Sunday, March 15, 2009

Breaking Bank

I don’t have to tell anyone that our economy is slowly coming to a collapse. However, do individuals, like myself, even understand what lead to our current economic depression? I mean, just watch the news, they aren’t trying to explain the problem. They’re arguing over on the various plans and packages that could save us.

Fortunately, there are people that are trying to help that our trying to help others like myself understand what exactly lead to our country’s economy turning into this particular nightmare. Alex Blumberg and Adam Davidson have been recently been added to my personal collection of heroes. They’ve been featured on This American Life and the Planet Money podcasts explaining the multiple problems of our current economy. They recently tackled the current problems most of today’s banks are facing. If you have the time, I highly recommend you check out the podcasts. The following is just an echoing of what they’ve been saying about banking, just in my own words.

The basic rule of every bank is you need two kinds of customers: Someone to invest in your bank and someone to borrow from your bank. For example, the bank will charge the borrower a 6% yearly interest on their loan and give the investor 3% yearly interest for investing in their bank. Banks make their money, or capital, from the 3% difference between the investors and the borrowers and, in theory; everything balances out on the grand balance sheet.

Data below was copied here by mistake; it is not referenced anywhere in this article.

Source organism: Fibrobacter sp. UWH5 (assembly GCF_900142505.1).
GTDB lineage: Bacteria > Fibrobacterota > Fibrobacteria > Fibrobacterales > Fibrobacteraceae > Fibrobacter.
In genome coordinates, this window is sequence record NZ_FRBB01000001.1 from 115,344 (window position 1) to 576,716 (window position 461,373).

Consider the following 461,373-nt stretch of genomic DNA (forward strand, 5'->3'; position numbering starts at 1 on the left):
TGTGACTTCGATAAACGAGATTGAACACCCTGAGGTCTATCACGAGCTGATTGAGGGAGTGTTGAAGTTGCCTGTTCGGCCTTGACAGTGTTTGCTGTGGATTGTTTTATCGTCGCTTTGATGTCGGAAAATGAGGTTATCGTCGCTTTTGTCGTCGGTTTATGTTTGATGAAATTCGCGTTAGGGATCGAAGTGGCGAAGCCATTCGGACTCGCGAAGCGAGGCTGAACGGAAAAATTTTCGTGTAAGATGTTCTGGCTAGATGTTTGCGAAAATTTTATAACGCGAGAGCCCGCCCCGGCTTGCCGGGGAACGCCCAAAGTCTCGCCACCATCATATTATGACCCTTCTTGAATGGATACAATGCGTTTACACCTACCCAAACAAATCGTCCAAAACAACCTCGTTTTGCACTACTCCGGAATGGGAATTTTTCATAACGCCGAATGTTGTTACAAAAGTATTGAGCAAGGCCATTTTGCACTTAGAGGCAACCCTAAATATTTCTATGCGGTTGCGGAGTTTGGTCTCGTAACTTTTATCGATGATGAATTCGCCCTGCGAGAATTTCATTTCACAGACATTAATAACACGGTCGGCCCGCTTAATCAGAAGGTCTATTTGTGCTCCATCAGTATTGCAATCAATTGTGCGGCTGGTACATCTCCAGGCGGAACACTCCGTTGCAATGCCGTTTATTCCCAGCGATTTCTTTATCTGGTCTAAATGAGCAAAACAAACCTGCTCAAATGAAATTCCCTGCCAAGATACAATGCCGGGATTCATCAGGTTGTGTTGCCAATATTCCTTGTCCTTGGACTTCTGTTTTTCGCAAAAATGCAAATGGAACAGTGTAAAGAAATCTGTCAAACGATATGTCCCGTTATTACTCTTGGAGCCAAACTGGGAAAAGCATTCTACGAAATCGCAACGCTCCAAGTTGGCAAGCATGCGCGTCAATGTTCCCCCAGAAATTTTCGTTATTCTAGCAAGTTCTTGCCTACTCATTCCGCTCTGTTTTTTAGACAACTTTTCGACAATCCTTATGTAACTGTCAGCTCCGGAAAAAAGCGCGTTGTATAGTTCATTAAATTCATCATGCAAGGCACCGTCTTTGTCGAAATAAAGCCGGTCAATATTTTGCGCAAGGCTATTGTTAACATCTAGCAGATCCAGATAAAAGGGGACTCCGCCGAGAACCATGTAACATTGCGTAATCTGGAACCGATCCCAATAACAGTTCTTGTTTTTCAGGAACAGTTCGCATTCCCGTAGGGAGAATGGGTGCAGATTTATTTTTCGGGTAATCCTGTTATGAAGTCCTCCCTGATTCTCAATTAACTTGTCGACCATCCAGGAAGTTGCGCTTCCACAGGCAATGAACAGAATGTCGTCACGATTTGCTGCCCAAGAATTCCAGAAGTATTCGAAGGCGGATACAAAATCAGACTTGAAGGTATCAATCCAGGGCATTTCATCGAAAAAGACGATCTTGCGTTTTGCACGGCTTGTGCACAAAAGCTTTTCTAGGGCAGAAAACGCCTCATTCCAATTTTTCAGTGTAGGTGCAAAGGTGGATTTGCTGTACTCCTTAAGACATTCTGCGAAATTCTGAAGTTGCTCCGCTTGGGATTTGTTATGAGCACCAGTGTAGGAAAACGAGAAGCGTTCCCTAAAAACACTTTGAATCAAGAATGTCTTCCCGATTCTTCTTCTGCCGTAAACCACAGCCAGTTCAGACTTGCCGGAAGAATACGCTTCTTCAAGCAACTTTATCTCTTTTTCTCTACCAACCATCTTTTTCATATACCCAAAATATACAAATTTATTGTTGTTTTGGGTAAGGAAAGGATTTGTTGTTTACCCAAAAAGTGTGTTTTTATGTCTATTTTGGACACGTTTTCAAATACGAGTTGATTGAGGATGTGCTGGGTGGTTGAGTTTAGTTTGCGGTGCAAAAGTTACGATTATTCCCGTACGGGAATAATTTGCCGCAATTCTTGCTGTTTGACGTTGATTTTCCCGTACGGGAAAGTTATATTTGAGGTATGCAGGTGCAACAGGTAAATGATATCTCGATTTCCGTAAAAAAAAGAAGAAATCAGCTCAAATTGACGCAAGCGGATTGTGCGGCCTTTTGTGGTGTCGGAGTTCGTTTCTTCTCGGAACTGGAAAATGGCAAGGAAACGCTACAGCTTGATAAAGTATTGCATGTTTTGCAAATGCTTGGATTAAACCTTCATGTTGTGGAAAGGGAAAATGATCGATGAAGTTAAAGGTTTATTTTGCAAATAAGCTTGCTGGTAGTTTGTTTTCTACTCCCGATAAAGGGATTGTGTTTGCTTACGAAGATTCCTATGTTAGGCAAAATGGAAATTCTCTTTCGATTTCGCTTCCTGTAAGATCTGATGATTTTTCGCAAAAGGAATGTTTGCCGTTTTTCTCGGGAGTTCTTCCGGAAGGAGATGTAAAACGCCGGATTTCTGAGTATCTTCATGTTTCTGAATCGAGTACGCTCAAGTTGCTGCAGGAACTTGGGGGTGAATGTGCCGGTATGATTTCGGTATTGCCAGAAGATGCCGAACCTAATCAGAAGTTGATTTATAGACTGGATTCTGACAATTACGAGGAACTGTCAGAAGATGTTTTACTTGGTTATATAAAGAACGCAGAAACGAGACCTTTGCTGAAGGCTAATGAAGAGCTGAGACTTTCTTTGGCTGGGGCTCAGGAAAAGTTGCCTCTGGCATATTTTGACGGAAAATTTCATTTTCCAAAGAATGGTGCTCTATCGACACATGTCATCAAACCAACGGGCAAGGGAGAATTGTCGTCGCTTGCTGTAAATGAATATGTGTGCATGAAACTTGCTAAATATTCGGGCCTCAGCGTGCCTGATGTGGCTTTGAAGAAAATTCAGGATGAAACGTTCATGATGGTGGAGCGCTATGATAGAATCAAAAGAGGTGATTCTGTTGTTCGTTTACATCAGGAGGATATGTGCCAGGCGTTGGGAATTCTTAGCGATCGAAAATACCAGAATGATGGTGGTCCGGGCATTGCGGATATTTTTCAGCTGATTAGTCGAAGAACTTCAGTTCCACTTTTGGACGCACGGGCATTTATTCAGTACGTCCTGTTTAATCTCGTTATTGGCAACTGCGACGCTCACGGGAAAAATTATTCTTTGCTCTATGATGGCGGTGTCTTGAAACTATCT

The bank’s got greedy though and started giving loans to whacked out individuals that didn’t or couldn’t pay their mortgages. The balance sheet still has to be even, resulting in evictions of homes and reposing of property and with the recent housing slump the banks are stuck with a house that is of less value than before the transaction. This is called a toxic asset because there was a loss of money on the borrower’s side. The banks have developed a twisted ideology through believing that if they keep the toxic assets until the ailing market recover, they can then turn around and sell it, resulting in a profit and capital.

The wrinkle in this idea is that the two biggest banks in America, Bank of America and Citi, are insolvent meaning that they owe more money than they have. The problem is if they declare bankruptcy it would almost certainly lead to the complete and utter destruction of our economy, which is where the government steps in.

The government is siding with the banks. Mainly due to the fact that if the two biggest banks collapse, so will the economies of the world. Which is why our government buys these toxic assets from banks like Citi, they hope that as the market recovers they’ll be able to.

Too be continued… hopefully

Joel Samson Berntsen (This American Life-Bad Bank)


Brandon Foster said...

You would have known at least some of this if you would've stayed awake during that "blogging" session. lol

Joel Berntsen said...

Yes, that might be true, but I desperatly needed some shut eye and he was boring me with all his non-blog talk.